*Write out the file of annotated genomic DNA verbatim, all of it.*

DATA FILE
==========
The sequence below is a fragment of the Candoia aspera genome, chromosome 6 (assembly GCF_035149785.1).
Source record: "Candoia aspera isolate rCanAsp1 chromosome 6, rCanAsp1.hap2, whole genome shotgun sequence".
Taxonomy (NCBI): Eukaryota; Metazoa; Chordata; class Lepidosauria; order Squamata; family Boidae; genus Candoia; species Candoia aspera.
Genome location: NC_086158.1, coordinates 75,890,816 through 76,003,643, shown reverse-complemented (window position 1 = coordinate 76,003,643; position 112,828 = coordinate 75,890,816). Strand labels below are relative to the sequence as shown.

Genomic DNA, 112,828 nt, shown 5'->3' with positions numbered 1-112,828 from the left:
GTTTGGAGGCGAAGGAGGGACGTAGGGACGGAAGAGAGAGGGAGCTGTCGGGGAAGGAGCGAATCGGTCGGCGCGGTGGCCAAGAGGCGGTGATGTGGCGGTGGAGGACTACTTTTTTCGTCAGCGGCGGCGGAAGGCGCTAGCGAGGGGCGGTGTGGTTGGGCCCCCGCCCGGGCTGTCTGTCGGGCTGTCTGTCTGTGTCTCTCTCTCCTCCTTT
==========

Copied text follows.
The sequence below is a fragment of the Candoia aspera genome, chromosome 6 (assembly GCF_035149785.1).
Source record: "Candoia aspera isolate rCanAsp1 chromosome 6, rCanAsp1.hap2, whole genome shotgun sequence".
Taxonomy (NCBI): Eukaryota; Metazoa; Chordata; class Lepidosauria; order Squamata; family Boidae; genus Candoia; species Candoia aspera.
Genome location: NC_086158.1, coordinates 75,890,816 through 76,003,643, shown reverse-complemented (window position 1 = coordinate 76,003,643; position 112,828 = coordinate 75,890,816). Strand labels below are relative to the sequence as shown.

Genomic DNA, 112,828 nt, shown 5'->3' with positions numbered 1-112,828 from the left:
GTTTGGAGGCGAAGGAGGGACGTAGGGACGGAAGAGAGAGGGAGCTGTCGGGGAAGGAGCGAATCGGTCGGCGCGGTGGCCAAGAGGCGGTGATGTGGCGGTGGAGGACTACTTTTTTCGTCAGCGGCGGCGGAAGGCGCTAGCGAGGGGCGGTGTGGTTGGGCCCCCGCCCGGGCTGTCTGTCGGGCTGTCTGTCTGTGTCTCTCTCTCCTCCTTT